In the end Sabine Schmitz, a likeable German driver and car enthusiast who had shone in an appearance on the old show, was brought in, alongside a very large cast.
Again, many at the BBC were worried about this. Not only did Evans have to reboot the show, audiences had to be introduced to a host of presenters many people had not even heard of. The pressure, I am told, was “intense”.
You could argue that this was a sign the BBC didn’t really know what they were going to do with the show – and you would be right. Was it to be the Chris Evans show? Or was Evans going to try and get more “amigos” and replicate the old one?
What parts of the old show would they retain? Keep too much and it looks like a bad copy; change it, and it’s not Top Gear any more.
LeBlanc, say sources, was only persuaded to formally sign up after RadioTimes.com discovered the BBC’s interest in him and approached the BBC three days before the announcement was made. The Friends star was told the news was due to leak, was given a few hours to commit and – to our considerable annoyance – the announcement came via Evans’ Twitter feed.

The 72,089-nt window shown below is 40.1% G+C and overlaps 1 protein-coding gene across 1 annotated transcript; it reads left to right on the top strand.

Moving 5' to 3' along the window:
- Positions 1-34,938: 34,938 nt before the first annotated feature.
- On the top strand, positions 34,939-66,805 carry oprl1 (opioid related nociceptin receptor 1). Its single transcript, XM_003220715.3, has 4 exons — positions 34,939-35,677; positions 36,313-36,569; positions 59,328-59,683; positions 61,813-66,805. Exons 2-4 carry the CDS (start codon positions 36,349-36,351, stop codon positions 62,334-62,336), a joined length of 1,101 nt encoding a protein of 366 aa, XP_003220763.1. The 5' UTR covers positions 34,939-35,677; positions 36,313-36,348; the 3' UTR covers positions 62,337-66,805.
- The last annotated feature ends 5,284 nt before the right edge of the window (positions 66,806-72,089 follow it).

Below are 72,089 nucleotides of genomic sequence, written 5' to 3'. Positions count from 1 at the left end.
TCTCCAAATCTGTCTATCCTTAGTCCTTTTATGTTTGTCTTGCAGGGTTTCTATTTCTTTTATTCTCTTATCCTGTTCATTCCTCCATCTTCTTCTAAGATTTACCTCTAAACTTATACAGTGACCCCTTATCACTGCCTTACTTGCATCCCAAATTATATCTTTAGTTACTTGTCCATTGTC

This was another sign of the hasty make-do-and-mend approach to building the new show. With a name like Le Blanc, it was never going to be Chris Evans and friends – the former Friends star needed top billing as co-presenter and he got it. Time to change tack again.
The production meetings were also dogged by what kind of show it was meant to be. It is made by the BBC’s in-house entertainment department, but early production meetings were allegedly beset with arguments about this.
It must not, voices inside the show constantly said, be ‘just’ a motoring show. It had to be entertaining. But how were they to achieve this?
“I can’t believe we had to say this needs to be entertaining and not a car review programme. I actually used those words,” said a source.